Examining the roots of the earth and what lived here before us is an exciting past time for many. At the Morrison Natural History Museum, you have an entire museum at your disposal for exploring and learning. The museum is small and focuses on teaching more than larger museums that leave you on your own to explore. There is a field research station that works on Front Range Colorado paleontology. Numerous fossils and bones have been discovered, and these are all on display at the museum. They include the first discovered Stegosaurus and Apatosaurus bones and baby dinosaur footprints that have been featured in the Smithsonian magazine publication.
When exploring the exhibits you will be guided by a tour expert who will allow you to view and touch the items, as well as ask questions and engage in discussion. The tours had school groups in mind when designing the tour, so children will feel right at home exploring the fossils, bones, and rocks. Exhibits include "Living Where Dinosaurs Roamed, "Jurassic Morrison,'' "Cretaceous Colorado,'' and "Ice Age Survivors.'' There is a new paleontology lab, several new skulls including a giant sea lizard and a wooly mammoth. A new mural will display Morrison's quarry, and newly constructed skeletons of a stegosaurus and an Apatosaurus are available to be viewed. There is a fossil dig pit and a Discovery Outpost that can be rented for parties and birthday celebrations.
The purpose of the museum is to "...interpret and preserve the dramatic Earth history of Morrison, Colorado and the greater Front Range.'' The site of the museum was originally a condemned cabin that was refurbished with materials. The Town of Morrison operates the museum and the admission entrance cost and gift shop sales go toward the residents of the town. Morrison is home to about 450 people and this money helps with the cost of educational services.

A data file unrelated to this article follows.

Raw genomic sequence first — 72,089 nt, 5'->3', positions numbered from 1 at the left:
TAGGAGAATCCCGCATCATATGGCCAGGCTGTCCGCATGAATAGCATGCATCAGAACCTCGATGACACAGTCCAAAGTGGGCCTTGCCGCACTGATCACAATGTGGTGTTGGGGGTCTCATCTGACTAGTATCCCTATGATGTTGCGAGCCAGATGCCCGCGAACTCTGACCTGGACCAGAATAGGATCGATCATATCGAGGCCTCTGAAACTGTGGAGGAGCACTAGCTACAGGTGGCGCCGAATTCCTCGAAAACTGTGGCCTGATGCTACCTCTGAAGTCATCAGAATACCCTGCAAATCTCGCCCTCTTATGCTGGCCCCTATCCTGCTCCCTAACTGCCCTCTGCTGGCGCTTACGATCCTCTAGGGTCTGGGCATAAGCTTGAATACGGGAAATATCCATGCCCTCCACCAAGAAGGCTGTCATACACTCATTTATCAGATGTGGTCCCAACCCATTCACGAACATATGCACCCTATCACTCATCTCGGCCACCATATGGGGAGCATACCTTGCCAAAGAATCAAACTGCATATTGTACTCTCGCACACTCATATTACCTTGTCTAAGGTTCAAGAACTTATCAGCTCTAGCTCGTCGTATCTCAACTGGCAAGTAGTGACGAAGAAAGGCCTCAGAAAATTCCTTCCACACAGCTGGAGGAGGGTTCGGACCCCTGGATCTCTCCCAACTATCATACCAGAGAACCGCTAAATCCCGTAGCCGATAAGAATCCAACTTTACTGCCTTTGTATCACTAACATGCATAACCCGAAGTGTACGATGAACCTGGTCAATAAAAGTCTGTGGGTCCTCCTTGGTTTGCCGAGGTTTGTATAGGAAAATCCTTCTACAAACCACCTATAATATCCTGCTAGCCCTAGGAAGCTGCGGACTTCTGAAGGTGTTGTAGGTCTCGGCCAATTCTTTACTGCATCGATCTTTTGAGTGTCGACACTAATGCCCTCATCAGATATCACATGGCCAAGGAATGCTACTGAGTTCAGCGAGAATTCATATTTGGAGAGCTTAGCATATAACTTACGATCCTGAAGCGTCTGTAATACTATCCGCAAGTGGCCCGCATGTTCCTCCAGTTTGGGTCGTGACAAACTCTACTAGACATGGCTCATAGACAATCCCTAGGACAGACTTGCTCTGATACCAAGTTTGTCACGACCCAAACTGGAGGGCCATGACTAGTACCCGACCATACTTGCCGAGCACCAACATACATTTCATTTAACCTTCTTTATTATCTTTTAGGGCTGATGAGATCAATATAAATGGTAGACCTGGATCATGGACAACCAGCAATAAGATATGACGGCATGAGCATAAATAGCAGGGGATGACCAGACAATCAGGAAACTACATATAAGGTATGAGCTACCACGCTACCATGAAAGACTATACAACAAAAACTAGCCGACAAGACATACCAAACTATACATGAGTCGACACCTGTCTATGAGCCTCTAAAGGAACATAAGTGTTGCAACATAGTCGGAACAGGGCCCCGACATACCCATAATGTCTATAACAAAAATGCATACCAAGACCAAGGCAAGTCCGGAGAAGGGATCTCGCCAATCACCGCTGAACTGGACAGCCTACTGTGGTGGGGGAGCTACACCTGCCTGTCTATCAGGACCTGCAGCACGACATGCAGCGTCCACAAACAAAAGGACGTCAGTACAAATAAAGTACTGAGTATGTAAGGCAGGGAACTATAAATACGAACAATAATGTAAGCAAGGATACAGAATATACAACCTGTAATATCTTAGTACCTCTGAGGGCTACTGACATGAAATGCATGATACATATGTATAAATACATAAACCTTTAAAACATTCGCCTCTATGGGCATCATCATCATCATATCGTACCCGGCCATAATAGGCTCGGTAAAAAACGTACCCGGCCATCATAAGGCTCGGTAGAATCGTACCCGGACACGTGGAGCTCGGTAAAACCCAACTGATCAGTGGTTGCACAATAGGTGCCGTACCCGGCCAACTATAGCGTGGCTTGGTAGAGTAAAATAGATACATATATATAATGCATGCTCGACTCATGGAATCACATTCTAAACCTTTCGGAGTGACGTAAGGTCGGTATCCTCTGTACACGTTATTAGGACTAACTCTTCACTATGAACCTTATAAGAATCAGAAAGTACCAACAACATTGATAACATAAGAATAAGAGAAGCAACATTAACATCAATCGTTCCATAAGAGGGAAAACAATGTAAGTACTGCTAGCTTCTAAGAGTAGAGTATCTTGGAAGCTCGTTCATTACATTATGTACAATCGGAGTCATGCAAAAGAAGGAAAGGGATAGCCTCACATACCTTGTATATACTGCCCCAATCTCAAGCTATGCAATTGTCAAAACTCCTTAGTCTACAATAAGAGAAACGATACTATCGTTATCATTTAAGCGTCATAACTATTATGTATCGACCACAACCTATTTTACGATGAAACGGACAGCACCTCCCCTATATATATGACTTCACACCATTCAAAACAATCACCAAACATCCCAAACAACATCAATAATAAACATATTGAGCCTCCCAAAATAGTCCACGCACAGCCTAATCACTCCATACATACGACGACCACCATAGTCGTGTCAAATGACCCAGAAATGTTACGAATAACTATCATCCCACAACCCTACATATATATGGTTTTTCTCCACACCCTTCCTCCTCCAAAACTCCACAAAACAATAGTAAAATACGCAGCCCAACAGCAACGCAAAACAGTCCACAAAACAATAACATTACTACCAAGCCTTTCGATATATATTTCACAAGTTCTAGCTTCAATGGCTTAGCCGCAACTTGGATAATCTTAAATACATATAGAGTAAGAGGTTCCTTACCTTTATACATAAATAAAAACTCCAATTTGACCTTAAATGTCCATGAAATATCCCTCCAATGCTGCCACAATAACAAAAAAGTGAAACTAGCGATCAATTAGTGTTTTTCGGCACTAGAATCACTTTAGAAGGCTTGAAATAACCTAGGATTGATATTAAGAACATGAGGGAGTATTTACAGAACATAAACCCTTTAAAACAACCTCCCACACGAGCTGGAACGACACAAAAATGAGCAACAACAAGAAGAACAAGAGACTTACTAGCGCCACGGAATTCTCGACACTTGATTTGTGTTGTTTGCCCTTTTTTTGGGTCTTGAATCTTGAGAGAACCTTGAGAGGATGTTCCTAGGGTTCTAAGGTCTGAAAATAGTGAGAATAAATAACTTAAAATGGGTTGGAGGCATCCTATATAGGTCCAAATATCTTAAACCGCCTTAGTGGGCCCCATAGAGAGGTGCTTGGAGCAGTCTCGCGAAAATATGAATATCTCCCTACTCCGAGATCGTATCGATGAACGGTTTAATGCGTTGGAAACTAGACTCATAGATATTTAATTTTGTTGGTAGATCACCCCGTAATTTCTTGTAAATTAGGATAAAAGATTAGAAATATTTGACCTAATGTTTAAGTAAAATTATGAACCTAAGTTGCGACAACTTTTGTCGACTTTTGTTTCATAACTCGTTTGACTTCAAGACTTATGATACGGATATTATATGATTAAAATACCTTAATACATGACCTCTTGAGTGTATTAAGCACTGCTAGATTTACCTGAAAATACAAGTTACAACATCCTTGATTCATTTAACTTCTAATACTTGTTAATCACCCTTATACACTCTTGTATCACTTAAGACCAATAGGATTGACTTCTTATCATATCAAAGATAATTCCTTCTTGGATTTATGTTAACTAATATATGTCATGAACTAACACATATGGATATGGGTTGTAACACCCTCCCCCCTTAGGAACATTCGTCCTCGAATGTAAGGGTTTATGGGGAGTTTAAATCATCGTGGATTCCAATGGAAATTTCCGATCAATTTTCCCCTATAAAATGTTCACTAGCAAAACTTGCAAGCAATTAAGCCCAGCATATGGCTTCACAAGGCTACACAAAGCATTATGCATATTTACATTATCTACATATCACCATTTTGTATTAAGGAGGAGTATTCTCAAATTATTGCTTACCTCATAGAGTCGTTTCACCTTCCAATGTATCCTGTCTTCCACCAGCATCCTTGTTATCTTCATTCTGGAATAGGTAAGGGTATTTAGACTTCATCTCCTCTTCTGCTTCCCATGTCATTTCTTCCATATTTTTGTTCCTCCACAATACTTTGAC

Visitors to the museum are encouraged to touch the displays while learning about the creatures. You can handle bones and fossils during your tour, making your experience truly hands-on. Those who have a fascination for dinosaurs will love the museum regardless of their age. Students studying natural history and adults with a natural fascination for prehistoric times will enjoy the museum. The museum has been running for more than a decade and offers education for all ages and levels in school. Tours are built to incorporate the state and federal education guidelines. They are docent led and encourage discussion and exploration. There are also geology tours available that lead visitors through Morrison and along the Bear Creek Trail. Together with a guide you will discuss Morrison geological setting and enjoy Dinosaur Beach and the Petrified Desert. With an environment so rich in history, it is necessary to incorporate the outdoors into the museum for a full lesson. Outdoor visitors are encouraged to wear sunscreen and comfortable footwear, and bring along a bottle of water.
The Private Curator's Tour of the museum is led by the staff curator. This program allows visitors to engage in discussion and hands-on activities while speaking to the museum's resident expert. This tour lasts 90 minutes and must be scheduled in advance. The tour cost is $4 per person with a minimum of $50 for groups of 13 or less. The Morrison Natural History Museum is a destination for those who love dinosaurs.